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November 30, 2015

A Discouraging Word

Fairness dictates that I -- the autonomous car fanboy -- share this week's EconTalk podcast. MIT's David Mindell, author of Our Robots, Ourselves, questions the progress of autonomous machines.

Quote of the Day

This is insane on both sides. Anti-abortion people who have accused Black Lives Matter of inciting violence against cops (tragically a lot of overlap with these two groups because most people decide their politics based on partisanship, not principles) should consider how they feel being blamed for a murder because of the rhetoric they deploy about an issue they deeply care about and whether that kind of blame makes any more sense when they're on the accusatory and not receiving end of it.

Similarly, people sympathetic to Black Lives Matter who have spent this weekend blaming all pro-lifers, or all Christians, or whatever broader cohort, for inciting violence against Planned Parenthood (also, tragically, a lot of overlap) should consider how substantively similar their arguments and attempts to blame an entire political movement for the actions of one murderer are to the arguments anti-Black Lives Matter people use to blame that entire movement for the actions of one murderer. -- Ed Krayewski @ Reason

Honorable mention:
On the other hand, Colorado Springs isn’t the first time the left has blamed a terroristic act on a video. -- James Taranto

Carly for 'Servant Leader'

Very good article here from David Begley, who harks from Omaha and describes himself two ways;

Back when I was a Democrat I was elected to a minor political office in Nebraska. More importantly, I worked at the same law firm as Ben Nelson when he ran for Governor. [2] I have had the unique opportunity and pleasure to see in person nearly all of the candidates for president so I write with some authority on this topic.
His estimation of the situation
I submit that foreign affairs are at the most dangerous point ever in the history of the world. Russia is resurgent. The Chinese are restless. Religious zealots in Iran and Syria have the money and means to get nuclear weapons. Nazi Germany and Imperial Japan never had such weapons. Surprisingly the appeasing architect of these failed policies thinks she can fix it.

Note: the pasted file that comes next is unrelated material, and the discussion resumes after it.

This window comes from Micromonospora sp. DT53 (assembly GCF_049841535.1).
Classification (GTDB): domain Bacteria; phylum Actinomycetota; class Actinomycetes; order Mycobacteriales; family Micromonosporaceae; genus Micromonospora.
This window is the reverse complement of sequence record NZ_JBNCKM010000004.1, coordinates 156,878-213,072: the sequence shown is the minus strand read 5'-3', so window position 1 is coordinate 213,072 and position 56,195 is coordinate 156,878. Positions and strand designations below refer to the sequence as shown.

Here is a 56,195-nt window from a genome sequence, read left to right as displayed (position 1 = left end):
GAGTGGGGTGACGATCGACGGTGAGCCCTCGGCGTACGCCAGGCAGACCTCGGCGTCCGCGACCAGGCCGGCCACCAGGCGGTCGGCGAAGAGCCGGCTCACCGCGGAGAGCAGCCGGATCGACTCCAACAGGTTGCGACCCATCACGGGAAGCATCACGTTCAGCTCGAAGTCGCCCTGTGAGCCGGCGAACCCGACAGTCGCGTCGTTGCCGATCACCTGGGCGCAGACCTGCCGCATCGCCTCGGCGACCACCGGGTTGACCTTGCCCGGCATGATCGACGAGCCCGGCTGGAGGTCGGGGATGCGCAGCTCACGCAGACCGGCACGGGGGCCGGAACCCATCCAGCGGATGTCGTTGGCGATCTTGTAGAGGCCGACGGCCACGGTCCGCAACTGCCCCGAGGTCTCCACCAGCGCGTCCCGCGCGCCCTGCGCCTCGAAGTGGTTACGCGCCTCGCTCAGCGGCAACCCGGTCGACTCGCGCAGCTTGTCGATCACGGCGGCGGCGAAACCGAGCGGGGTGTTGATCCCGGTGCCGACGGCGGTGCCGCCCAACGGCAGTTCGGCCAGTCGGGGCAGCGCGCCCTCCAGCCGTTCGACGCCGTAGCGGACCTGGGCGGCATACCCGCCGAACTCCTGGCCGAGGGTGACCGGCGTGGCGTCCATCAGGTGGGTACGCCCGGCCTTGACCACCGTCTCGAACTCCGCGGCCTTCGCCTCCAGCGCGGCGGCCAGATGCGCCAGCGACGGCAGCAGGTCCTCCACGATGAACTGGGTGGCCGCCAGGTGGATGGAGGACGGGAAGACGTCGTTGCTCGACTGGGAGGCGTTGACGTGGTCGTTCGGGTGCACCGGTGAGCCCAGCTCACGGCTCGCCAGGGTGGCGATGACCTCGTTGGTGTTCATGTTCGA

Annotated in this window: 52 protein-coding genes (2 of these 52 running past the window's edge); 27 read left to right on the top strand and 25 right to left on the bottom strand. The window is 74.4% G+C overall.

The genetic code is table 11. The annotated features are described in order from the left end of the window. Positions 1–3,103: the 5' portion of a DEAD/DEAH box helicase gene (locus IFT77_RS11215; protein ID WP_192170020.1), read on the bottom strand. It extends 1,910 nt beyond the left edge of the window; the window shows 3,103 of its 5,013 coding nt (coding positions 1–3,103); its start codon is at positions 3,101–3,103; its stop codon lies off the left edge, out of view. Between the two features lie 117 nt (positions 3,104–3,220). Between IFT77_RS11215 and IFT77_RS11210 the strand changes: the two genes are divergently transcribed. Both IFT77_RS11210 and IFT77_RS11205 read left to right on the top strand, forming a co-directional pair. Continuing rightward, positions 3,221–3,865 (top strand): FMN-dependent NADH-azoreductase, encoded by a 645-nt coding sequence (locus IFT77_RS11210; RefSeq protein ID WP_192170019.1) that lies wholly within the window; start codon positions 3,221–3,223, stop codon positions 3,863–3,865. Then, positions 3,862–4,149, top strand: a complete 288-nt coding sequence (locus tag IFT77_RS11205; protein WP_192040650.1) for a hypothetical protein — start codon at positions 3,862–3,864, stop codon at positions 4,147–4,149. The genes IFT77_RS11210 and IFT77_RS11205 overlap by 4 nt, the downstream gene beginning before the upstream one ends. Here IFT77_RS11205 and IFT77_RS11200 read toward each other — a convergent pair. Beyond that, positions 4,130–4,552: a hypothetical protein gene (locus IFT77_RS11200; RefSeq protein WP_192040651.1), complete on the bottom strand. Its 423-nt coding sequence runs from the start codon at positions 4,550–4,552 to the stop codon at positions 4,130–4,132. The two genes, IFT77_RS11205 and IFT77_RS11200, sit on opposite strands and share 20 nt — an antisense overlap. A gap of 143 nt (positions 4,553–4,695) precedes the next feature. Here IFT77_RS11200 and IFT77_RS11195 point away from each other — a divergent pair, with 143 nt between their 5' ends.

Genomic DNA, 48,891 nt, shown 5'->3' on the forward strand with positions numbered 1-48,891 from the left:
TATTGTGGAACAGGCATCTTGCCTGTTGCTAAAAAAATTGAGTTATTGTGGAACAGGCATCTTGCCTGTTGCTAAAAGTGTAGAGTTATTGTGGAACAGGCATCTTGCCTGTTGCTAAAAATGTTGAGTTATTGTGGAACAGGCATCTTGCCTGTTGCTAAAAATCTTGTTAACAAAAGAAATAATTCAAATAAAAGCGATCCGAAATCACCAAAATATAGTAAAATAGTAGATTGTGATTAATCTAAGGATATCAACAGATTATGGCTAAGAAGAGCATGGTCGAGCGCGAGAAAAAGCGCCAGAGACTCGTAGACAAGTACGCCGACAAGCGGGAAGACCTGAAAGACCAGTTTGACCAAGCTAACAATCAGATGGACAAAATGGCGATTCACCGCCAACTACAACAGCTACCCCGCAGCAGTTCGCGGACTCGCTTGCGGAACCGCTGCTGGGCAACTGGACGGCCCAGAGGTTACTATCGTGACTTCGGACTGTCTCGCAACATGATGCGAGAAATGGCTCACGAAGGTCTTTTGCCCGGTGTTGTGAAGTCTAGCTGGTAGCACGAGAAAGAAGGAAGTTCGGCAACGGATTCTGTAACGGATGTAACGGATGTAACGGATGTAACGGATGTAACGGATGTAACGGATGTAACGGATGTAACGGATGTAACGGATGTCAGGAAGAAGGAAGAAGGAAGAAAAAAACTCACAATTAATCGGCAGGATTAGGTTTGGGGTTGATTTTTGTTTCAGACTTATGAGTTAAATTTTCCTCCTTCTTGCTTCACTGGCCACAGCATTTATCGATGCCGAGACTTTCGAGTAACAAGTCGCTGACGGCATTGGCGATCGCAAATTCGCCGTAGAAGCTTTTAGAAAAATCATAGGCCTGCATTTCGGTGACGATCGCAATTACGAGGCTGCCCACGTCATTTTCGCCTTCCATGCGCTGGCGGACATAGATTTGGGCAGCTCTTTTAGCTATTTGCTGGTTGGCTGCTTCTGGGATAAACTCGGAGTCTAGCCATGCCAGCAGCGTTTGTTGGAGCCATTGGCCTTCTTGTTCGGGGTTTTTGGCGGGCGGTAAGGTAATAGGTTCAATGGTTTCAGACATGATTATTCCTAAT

In my view we need a servant leader and doer with solid conservative principles who is also an outsider. Carly frequently uses the phrase “servant leader.” The cynic might say it is poll tested and the cynic might be right. I, on the other hand, take her use of the phrase to be authentic, genuine and direct from her heart.

It's a good read, and he's currently a GOP cheerleader:
Bobby Jindal was a Rhodes Scholar. Ted Cruz was one of the smartest students at Harvard Law and argued cases before the Supreme Court. The GOP field is exceptionally talented, but I would rank Carly as the smartest and I don’t make that claim lightly.

I"m still in for Carly (somewhere between Cruz and Rubio as my 2nd pick - Cruz more intelligent, but not as "likable"), and her ads are now running on iHeart & local radio.

November 25, 2015

All Hail Me Some Taranto!


Happy Thanksgiving, Y'all

But johngalt thinks:

I am conflicted. I would love to see Woodrow Wilson discredited, but to do it on the altar of race victimhood revisionism is a dangerous threshold to cross.

"After they came for the white progressives, there was nobody left to speak for me."

I guess we're all Wilsonians now.

Posted by: johngalt at November 25, 2015 3:37 PM
But jk thinks:

I'm not conflicted at all. I'm happy to laugh at the NYTimes's hypocritical preening.

But no, I would not deny President Wilson any honorarium or remove his anem or visage from any memorial. Why, my speech should I be given a slot is going to include some kind words about John C. Calhoun.

Posted by: jk at November 25, 2015 4:58 PM

A BC, not a SIC


Pew center has a new 23 question Political Typology quiz. I'm ranked a Business Conservative, which is fifth on scale where six is "Steadfast Conservative" and zero is "Solidly Liberal."

Interesting things:
- the only place "Faith" is listed by Pew is on the Left (1 out of 6 on this scale they've created).
- Young "Outsiders" slightly outnumber the NG Left.
- the silent middle are referred to as "Hard Pressed"
- if you look here, you'll see that Pew's respondents (66% white) are mostly isolationist!

But jk thinks:

BC as well (Prosperitarian, anybody?) I left quite a few blank. I can usually get into the spirit and pick one even if I am not totally on board. This one seemed to have several that were both bad.